If you view a Google cache of a website that is on a HTTPS URL, Google is starting to serve those cached pages under a secure connection. This means if your website is HTTPS, if someone views a cache of your page, that cache will now be served through a secure connection HTTPS URL to searchers.
Formerly, while Google’s actual search results are HTTPS and secure, if anyone clicks to view a cached version of the page from the search results, that cache would be unsecure, even if the page itself is actually secure.
Here is how it appears with the new secure cache link:
While this might not seem like a big deal to some, such as for those who might only ever look at a page’s cache for spam reasons or to check how Googlebot is indexing and seeing a page. But with more and more sites being taken down via DDOS for political reasons, it makes a lot of sense for Google to want to maintain a secure connection to those sites if a searcher is forced to view or use the cached version.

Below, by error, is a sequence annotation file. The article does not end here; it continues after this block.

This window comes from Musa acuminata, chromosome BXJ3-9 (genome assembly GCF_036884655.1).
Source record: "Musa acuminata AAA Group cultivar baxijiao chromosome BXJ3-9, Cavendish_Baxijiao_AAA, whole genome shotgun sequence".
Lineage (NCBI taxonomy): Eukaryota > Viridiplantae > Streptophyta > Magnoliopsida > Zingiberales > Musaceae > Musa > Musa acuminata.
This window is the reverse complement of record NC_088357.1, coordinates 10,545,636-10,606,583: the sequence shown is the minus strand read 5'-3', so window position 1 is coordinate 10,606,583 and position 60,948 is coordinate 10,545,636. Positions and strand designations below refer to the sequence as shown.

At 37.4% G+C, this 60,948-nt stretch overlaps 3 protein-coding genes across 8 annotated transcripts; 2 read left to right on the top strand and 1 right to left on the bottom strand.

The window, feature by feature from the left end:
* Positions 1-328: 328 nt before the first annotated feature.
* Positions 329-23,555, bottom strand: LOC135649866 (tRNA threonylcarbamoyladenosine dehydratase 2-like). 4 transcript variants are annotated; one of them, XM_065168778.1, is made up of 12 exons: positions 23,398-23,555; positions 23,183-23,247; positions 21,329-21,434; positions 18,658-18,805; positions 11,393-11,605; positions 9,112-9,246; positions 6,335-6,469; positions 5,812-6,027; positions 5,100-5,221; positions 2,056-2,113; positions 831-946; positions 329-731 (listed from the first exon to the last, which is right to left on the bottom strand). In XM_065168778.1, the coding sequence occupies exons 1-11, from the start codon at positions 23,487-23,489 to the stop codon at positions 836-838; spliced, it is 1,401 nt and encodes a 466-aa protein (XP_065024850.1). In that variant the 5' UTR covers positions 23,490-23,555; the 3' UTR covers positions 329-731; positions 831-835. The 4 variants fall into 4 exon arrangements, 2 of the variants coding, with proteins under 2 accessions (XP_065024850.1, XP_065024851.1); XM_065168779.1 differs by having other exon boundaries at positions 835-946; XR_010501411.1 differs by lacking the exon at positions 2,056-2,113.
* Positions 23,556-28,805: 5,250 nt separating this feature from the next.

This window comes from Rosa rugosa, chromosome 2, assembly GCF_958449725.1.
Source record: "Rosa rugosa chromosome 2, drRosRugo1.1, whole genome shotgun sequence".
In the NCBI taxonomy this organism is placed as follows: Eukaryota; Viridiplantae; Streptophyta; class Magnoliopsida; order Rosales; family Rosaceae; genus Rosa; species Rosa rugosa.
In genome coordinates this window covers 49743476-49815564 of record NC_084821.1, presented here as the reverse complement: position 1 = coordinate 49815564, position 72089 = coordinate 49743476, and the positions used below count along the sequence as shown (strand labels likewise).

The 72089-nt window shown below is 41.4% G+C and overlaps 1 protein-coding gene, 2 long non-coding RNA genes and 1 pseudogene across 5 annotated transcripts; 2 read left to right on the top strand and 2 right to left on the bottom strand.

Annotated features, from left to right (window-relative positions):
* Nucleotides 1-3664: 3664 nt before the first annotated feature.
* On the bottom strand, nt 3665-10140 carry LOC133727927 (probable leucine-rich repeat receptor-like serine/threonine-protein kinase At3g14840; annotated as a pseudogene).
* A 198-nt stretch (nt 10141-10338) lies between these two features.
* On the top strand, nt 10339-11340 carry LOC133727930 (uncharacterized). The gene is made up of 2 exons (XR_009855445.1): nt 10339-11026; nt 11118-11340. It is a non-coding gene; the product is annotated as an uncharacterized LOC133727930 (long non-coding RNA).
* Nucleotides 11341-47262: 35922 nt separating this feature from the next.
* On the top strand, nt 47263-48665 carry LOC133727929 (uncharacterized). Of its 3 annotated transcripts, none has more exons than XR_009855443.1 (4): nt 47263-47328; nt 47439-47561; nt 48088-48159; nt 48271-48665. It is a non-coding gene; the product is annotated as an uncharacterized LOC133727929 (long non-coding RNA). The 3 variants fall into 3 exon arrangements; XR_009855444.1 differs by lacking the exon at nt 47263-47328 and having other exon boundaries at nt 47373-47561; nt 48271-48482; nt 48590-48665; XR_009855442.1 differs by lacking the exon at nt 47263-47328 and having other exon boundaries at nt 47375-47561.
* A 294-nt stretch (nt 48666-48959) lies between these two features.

This is currently rolling out to users. But if you view the cache page of a secure site, that Google cache URL will now be secure and start with HTTPS if it has rolled out to you.
Latest posts by Jennifer Slegg (see all)
- Googlebot Behavior When Major Changes Made to Site - March 23, 2018
- Google: About Links Placed in Source Code - March 23, 2018
- Why Google Shows Same Site Multiple Times for Competitive Keywords - March 22, 2018
- Google: Can Take 6+ Months to See Rankings Improve from Quality Improvements - March 21, 2018
- Google Mobile First: Search Console Alerts & Report Annotations Coming - March 21, 2018